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How media blackout on Hebron shooter trial will undermine IDF

Following threats against the commander of the soldier who shot a Palestinian assailant on the ground in Hebron, the prosecution has asked that future witnesses testify behind closed doors and that the press not reveal their names.

The military prosecutor’s unusual request to impose a blackout on the names of witnesses in the trial of Elor Azaria, who shot a Palestinian assailant on the ground on March 24, sends a pathetic message of weakness and surrender in the face of growing extremism in Israeli society and the spread of crassness in the public discourse.

The request was submitted June 20 following a flurry of verbal assaults and threats over social media targeting Azaria’s commanding officer in the Israel Defense Forces, Maj. Tom Neeman. The highly regarded officer testified at the trial of Azaria, who is accused of killing a “neutralized” attacker in Hebron. In his testimony, Neeman said that Azaria shot the man without his permission and without any operational motive, and later told him, “The terrorist was alive and needed to die.”

After giving his testimony, Neeman was flooded with hundreds of angry responses by Azaria’s followers on the social networks. In this flurry of incitement and verbal violence, Neeman was called a “traitor” and a “disgrace to the IDF.” He even received personal threats by phone.

Rapper Yoav Eliasi, better known as “The Shadow,” is a Facebook phenomenon with 240,000 followers. He posted, “Today, the company commander of the fighter from Hebron testified against him. This was the final proof that everything we knew about the IDF of yesteryear — the camaraderie among its fighters, officers leading the charge and jumping on the grenade before it goes off — all gets tossed in the garbage when you have to protect your own ass and worry about your own promotion. What kind of soldier would follow his commander into battle, knowing that he won’t back him up a million percent?! I find it sad, and it hurts me to write this.”

Neeman received no credit for having fought in some of the fiercest battles of the Second Lebanon War, Operation Cast Lead and Operation Protective Edge. In the wild, topsy-turvy world of the Hebron shooter’s supporters, Neeman is the villain.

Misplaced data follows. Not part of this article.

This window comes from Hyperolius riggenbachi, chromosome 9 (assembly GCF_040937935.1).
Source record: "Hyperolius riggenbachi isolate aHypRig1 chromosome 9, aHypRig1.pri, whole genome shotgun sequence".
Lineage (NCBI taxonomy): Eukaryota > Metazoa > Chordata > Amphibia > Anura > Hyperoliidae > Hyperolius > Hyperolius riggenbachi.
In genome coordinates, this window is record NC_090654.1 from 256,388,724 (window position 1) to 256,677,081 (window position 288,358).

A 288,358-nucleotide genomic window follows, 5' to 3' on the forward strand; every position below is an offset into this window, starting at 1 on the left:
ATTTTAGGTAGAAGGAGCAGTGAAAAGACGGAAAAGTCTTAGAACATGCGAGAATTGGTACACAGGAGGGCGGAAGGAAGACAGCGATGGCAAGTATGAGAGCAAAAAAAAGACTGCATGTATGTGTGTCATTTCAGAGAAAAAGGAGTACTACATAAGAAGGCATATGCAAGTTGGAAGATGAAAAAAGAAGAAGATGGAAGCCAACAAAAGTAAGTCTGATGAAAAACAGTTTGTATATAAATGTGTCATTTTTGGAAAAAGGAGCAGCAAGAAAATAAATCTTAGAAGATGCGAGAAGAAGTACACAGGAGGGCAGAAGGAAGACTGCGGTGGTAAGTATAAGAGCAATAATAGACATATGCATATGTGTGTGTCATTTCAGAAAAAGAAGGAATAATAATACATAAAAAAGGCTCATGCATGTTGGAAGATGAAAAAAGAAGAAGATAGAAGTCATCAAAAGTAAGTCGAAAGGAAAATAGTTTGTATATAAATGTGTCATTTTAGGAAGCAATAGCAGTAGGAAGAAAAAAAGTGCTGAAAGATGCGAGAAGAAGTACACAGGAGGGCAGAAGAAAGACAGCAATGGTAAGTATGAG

After a turbulent weekend, Neeman finally lodged a formal complaint with the police about the threats. The military prosecution held an emergency consultation and decided to request that the military court impose a protection order for future witnesses to ensure their safety and encourage them to testify freely.

What this means is that the media will be banned from publishing the names and photos of witnesses for the prosecution. Ostensibly, this is a good solution, intended to protect soldiers and officers alike from internet shaming, if not worse. It will also prevent those witnesses from failing to testify out of fear that they or their families might be harmed.

The problem is that the prosecutor behind this request was apparently only concerned with the current legal process and his chances of winning in court. He ignored the long-term significance his request would have on the moral values and ethical code of the IDF’s combatants. 

With this request, the military prosecutors are causing enormous damage to efforts to keep the IDF out of politics and vociferous public debate. They are raising a white flag before “The Shadow” and his ilk, the hooligans of the far right. This request is a form of surrender to politicians like Prime Minister Benjamin Netanyahu and Defense Minister Avigdor Liberman, both of whom have backed Azaria. Realizing that public sentiment lay with the shooter, Netanyahu called Azaria’s father a week after the March 24 incident, while Liberman, then a member of the opposition, appeared in court during an early hearing in a show of support. While it is true that Liberman adopted a different approach once he was appointed minister of defense and decided to back Neeman instead, it is not at all certain that his shift will help any to calm the strident public debate surrounding this case.

At this point, Azaria’s trial must not be seen only through the prism of a criminal case, in which he will be either convicted or acquitted. It should be seen as a battle over the IDF’s image and the image of Israeli society at large, as well as over the need to keep the army out of the political arena. That is why this trial should be covered freely. The prosecution’s witnesses must know that there is no reason for them to feel ashamed or to hide. They will be defended as long as they act morally and ethically, just like they were taught by the IDF.

It is incumbent on the military justices in Jaffa to retain their composure and consider concerns that extend beyond this one criminal case. They must reject the prosecution’s request out of hand and restore the witnesses’ confidence by backing their actions. Azaria’s trial should be a show trial in a positive sense of the term. It must be the kind of trial that reinforces the IDF’s reputation as the people’s army and an ethical army, rather than some toy to be manipulated by politicians and an unruly mob. This is a fight over the red lines we set for ourselves as a society.

In this sense, Azaria’s trial will also have enormous importance in the battle over the country’s values. Furthermore, the judges could decide that there were expedient circumstances behind his decision to shoot and kill a neutralized attacker. But if the court accepts the prosecution’s request and the important testimonies are delivered behind closed doors, the court will be betraying its own role in the process and contribute to further blurring the boundaries between what is moral and what is political.